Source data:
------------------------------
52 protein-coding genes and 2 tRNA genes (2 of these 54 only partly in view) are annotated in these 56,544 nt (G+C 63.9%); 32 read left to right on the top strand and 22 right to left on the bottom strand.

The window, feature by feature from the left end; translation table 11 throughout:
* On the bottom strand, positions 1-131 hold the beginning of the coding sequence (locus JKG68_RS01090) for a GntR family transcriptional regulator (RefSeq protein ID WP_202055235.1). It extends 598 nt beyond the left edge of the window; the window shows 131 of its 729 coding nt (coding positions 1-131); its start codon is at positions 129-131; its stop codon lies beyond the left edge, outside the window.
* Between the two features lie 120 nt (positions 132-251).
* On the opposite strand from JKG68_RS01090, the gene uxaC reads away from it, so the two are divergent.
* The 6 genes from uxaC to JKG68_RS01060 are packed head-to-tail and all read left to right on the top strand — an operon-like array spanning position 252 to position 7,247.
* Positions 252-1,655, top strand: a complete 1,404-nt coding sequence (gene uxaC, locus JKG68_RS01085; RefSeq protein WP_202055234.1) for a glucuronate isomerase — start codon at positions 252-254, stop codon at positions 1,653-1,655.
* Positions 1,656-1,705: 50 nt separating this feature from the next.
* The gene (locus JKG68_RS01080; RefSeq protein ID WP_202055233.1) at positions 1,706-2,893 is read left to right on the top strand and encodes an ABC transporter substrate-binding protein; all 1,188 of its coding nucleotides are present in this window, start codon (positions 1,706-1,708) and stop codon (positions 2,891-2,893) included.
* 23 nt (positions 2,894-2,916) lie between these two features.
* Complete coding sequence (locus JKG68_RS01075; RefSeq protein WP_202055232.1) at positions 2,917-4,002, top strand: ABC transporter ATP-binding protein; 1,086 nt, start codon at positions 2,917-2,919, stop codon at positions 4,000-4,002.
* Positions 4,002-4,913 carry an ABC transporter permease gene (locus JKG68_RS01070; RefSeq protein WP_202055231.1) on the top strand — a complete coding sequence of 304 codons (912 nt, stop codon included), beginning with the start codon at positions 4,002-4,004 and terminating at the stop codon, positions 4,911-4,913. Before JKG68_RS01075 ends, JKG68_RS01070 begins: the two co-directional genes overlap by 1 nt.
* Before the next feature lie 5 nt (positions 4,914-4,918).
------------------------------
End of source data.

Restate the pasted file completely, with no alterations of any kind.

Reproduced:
52 protein-coding genes and 2 tRNA genes (2 of these 54 only partly in view) are annotated in these 56,544 nt (G+C 63.9%); 32 read left to right on the top strand and 22 right to left on the bottom strand.

The window, feature by feature from the left end; translation table 11 throughout:
* On the bottom strand, positions 1-131 hold the beginning of the coding sequence (locus JKG68_RS01090) for a GntR family transcriptional regulator (RefSeq protein ID WP_202055235.1). It extends 598 nt beyond the left edge of the window; the window shows 131 of its 729 coding nt (coding positions 1-131); its start codon is at positions 129-131; its stop codon lies beyond the left edge, outside the window.
* Between the two features lie 120 nt (positions 132-251).
* On the opposite strand from JKG68_RS01090, the gene uxaC reads away from it, so the two are divergent.
* The 6 genes from uxaC to JKG68_RS01060 are packed head-to-tail and all read left to right on the top strand — an operon-like array spanning position 252 to position 7,247.
* Positions 252-1,655, top strand: a complete 1,404-nt coding sequence (gene uxaC, locus JKG68_RS01085; RefSeq protein WP_202055234.1) for a glucuronate isomerase — start codon at positions 252-254, stop codon at positions 1,653-1,655.
* Positions 1,656-1,705: 50 nt separating this feature from the next.
* The gene (locus JKG68_RS01080; RefSeq protein ID WP_202055233.1) at positions 1,706-2,893 is read left to right on the top strand and encodes an ABC transporter substrate-binding protein; all 1,188 of its coding nucleotides are present in this window, start codon (positions 1,706-1,708) and stop codon (positions 2,891-2,893) included.
* 23 nt (positions 2,894-2,916) lie between these two features.
* Complete coding sequence (locus JKG68_RS01075; RefSeq protein WP_202055232.1) at positions 2,917-4,002, top strand: ABC transporter ATP-binding protein; 1,086 nt, start codon at positions 2,917-2,919, stop codon at positions 4,000-4,002.
* Positions 4,002-4,913 carry an ABC transporter permease gene (locus JKG68_RS01070; RefSeq protein WP_202055231.1) on the top strand — a complete coding sequence of 304 codons (912 nt, stop codon included), beginning with the start codon at positions 4,002-4,004 and terminating at the stop codon, positions 4,911-4,913. Before JKG68_RS01075 ends, JKG68_RS01070 begins: the two co-directional genes overlap by 1 nt.
* Before the next feature lie 5 nt (positions 4,914-4,918).